The refugee reparation was completed in 2004. This provision of the agreement has been fully implemented. The framework agreement called for the voluntary dissolution of the Albanian rebel group The National Liberation Army (NLA) by 5 July 2001. This resolution did not take place on time. After meeting the goal of NATO`s arms collection in September 2001, NLA leader Ali Ahmeti told a press conference on 27 September that Albanian rebels in Macedonia had formally disbanded and had returned to their normal lives. He also invited Macedonian police to enter former NLA-controlled areas. [fn] “Rebels in Macedonia are officially withdrawing,” Agence France Presse, September 27, 2001. [/efn_note] There was a precondition for real compliance with the ceasefire agreement for the NATO operation. However, reports have been reported about ceasefire violations in various locations. This trend continued until January 2001. It can be said that the ceasefire has been maintained overall.
The framework agreement rejects the use of force for political purposes and preserves Macedonia`s unity by rejecting a possible ethnic division of the country (Macedonia, 13 August 2001, s. 1.1-1.2). In addition, it reaffirms a multi-ethnic Macedonia, while striving to better reflect this characteristic in the country`s public life by encouraging the development of local government to promote the “respect of identity” of ethnic communities (ibid., art. 1.3-1.5). The USIP describes the agreement as “[e]ssentially … the architectural framework for equitable representation of minorities in public administration, language rights, strengthening of local authorities, reintegration of territory held or conquered by the NLA, return of refugees and the completion of a census of the population under international control” (30 November 2002). The agreement establishes, among other things, a monitoring mission of the North Atlantic Treaty Organization (NATO) and orders an end to all hostilities and the voluntary disarmament and chaining of the NLA (Macedonia, August 13, 2001, art. 2.1).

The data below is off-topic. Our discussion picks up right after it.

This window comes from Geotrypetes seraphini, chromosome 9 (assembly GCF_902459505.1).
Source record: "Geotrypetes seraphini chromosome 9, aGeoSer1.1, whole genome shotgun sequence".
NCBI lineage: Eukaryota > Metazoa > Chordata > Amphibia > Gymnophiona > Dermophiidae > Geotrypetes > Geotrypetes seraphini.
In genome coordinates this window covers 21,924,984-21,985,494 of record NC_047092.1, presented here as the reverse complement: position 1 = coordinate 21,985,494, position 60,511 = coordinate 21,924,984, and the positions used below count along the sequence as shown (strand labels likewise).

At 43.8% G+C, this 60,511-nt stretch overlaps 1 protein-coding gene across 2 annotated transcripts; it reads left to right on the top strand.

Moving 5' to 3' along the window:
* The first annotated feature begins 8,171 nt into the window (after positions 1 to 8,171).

With regard to ethnic origin, the agreement provides that minority languages used by more than 20% of the population are granted official status, and speakers of these languages are entitled to public services, primary, secondary and higher education, as well as all judicial proceedings in their native language (ibid., art. 6). Local governments have some political power to ensure that decisions are made in close proximity to those directly affected by their results (ibid., art. 3). Finally, the framework agreement lists the many constitutional and legislative amendments that must be made after ratification (ibid., Appendix A, Appendix C).